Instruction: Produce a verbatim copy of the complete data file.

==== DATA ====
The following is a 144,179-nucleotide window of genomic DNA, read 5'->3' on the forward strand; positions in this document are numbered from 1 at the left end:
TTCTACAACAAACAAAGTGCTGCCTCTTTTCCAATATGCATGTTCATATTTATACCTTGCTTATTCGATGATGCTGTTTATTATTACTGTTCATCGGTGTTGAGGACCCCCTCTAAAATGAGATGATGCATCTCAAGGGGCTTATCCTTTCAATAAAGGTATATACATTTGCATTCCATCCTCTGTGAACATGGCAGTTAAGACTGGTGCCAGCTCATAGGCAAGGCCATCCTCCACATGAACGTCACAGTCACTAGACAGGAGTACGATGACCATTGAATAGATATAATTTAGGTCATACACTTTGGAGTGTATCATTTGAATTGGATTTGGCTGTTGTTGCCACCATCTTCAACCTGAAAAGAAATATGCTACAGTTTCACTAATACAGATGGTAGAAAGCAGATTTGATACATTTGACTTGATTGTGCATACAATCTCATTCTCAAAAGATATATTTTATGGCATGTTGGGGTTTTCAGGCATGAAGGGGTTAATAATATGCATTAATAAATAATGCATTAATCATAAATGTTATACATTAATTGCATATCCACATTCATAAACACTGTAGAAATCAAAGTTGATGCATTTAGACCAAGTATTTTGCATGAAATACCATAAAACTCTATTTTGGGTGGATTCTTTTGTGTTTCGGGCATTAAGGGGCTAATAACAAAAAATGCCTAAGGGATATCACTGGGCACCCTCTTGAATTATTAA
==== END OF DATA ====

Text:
The following is a 144,179-nucleotide window of genomic DNA, read 5'->3' on the forward strand; positions in this document are numbered from 1 at the left end:
TTCTACAACAAACAAAGTGCTGCCTCTTTTCCAATATGCATGTTCATATTTATACCTTGCTTATTCGATGATGCTGTTTATTATTACTGTTCATCGGTGTTGAGGACCCCCTCTAAAATGAGATGATGCATCTCAAGGGGCTTATCCTTTCAATAAAGGTATATACATTTGCATTCCATCCTCTGTGAACATGGCAGTTAAGACTGGTGCCAGCTCATAGGCAAGGCCATCCTCCACATGAACGTCACAGTCACTAGACAGGAGTACGATGACCATTGAATAGATATAATTTAGGTCATACACTTTGGAGTGTATCATTTGAATTGGATTTGGCTGTTGTTGCCACCATCTTCAACCTGAAAAGAAATATGCTACAGTTTCACTAATACAGATGGTAGAAAGCAGATTTGATACATTTGACTTGATTGTGCATACAATCTCATTCTCAAAAGATATATTTTATGGCATGTTGGGGTTTTCAGGCATGAAGGGGTTAATAATATGCATTAATAAATAATGCATTAATCATAAATGTTATACATTAATTGCATATCCACATTCATAAACACTGTAGAAATCAAAGTTGATGCATTTAGACCAAGTATTTTGCATGAAATACCATAAAACTCTATTTTGGGTGGATTCTTTTGTGTTTCGGGCATTAAGGGGCTAATAACAAAAAATGCCTAAGGGATATCACTGGGCACCCTCTTGAATTATTAA